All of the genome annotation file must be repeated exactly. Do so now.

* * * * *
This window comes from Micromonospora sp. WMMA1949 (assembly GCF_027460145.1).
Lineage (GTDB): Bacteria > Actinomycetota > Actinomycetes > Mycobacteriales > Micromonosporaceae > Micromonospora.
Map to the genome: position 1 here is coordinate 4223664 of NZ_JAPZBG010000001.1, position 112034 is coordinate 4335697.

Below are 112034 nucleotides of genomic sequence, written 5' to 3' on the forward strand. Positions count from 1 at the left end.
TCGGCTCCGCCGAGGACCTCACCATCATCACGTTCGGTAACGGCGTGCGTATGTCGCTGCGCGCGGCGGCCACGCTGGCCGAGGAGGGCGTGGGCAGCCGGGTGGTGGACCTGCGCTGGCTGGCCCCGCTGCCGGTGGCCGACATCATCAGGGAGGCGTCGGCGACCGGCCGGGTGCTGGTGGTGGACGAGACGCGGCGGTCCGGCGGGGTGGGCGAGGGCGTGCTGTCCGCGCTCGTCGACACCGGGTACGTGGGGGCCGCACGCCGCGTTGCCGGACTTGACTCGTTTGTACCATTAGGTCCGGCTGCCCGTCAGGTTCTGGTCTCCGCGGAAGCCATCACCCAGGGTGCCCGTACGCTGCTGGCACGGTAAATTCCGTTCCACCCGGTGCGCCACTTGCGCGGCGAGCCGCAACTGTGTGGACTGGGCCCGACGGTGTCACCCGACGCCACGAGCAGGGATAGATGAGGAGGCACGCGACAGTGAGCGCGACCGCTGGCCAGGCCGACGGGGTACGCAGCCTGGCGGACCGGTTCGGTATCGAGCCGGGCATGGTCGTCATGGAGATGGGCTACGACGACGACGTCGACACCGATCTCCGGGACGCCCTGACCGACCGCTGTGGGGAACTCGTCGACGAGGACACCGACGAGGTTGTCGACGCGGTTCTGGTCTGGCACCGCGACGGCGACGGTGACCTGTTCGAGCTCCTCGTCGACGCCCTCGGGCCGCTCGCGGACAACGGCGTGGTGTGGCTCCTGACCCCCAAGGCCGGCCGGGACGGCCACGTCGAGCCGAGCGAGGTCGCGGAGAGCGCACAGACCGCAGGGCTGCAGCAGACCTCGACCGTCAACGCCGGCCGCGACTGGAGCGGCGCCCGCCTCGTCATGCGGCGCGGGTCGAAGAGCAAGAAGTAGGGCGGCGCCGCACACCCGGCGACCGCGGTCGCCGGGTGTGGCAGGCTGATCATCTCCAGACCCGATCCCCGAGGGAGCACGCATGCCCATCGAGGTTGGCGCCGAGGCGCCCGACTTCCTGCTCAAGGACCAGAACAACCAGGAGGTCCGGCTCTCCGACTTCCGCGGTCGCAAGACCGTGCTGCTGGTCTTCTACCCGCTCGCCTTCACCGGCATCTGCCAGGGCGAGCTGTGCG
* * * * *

This window comes from Micromonospora sp. WMMA1949 (assembly GCF_027460145.1).
Lineage (GTDB): Bacteria > Actinomycetota > Actinomycetes > Mycobacteriales > Micromonosporaceae > Micromonospora.
Map to the genome: position 1 here is coordinate 4223664 of NZ_JAPZBG010000001.1, position 112034 is coordinate 4335697.

Below are 112034 nucleotides of genomic sequence, written 5' to 3' on the forward strand. Positions count from 1 at the left end.
TCGGCTCCGCCGAGGACCTCACCATCATCACGTTCGGTAACGGCGTGCGTATGTCGCTGCGCGCGGCGGCCACGCTGGCCGAGGAGGGCGTGGGCAGCCGGGTGGTGGACCTGCGCTGGCTGGCCCCGCTGCCGGTGGCCGACATCATCAGGGAGGCGTCGGCGACCGGCCGGGTGCTGGTGGTGGACGAGACGCGGCGGTCCGGCGGGGTGGGCGAGGGCGTGCTGTCCGCGCTCGTCGACACCGGGTACGTGGGGGCCGCACGCCGCGTTGCCGGACTTGACTCGTTTGTACCATTAGGTCCGGCTGCCCGTCAGGTTCTGGTCTCCGCGGAAGCCATCACCCAGGGTGCCCGTACGCTGCTGGCACGGTAAATTCCGTTCCACCCGGTGCGCCACTTGCGCGGCGAGCCGCAACTGTGTGGACTGGGCCCGACGGTGTCACCCGACGCCACGAGCAGGGATAGATGAGGAGGCACGCGACAGTGAGCGCGACCGCTGGCCAGGCCGACGGGGTACGCAGCCTGGCGGACCGGTTCGGTATCGAGCCGGGCATGGTCGTCATGGAGATGGGCTACGACGACGACGTCGACACCGATCTCCGGGACGCCCTGACCGACCGCTGTGGGGAACTCGTCGACGAGGACACCGACGAGGTTGTCGACGCGGTTCTGGTCTGGCACCGCGACGGCGACGGTGACCTGTTCGAGCTCCTCGTCGACGCCCTCGGGCCGCTCGCGGACAACGGCGTGGTGTGGCTCCTGACCCCCAAGGCCGGCCGGGACGGCCACGTCGAGCCGAGCGAGGTCGCGGAGAGCGCACAGACCGCAGGGCTGCAGCAGACCTCGACCGTCAACGCCGGCCGCGACTGGAGCGGCGCCCGCCTCGTCATGCGGCGCGGGTCGAAGAGCAAGAAGTAGGGCGGCGCCGCACACCCGGCGACCGCGGTCGCCGGGTGTGGCAGGCTGATCATCTCCAGACCCGATCCCCGAGGGAGCACGCATGCCCATCGAGGTTGGCGCCGAGGCGCCCGACTTCCTGCTCAAGGACCAGAACAACCAGGAGGTCCGGCTCTCCGACTTCCGCGGTCGCAAGACCGTGCTGCTGGTCTTCTACCCGCTCGCCTTCACCGGCATCTGCCAGGGCGAGCTGTGCG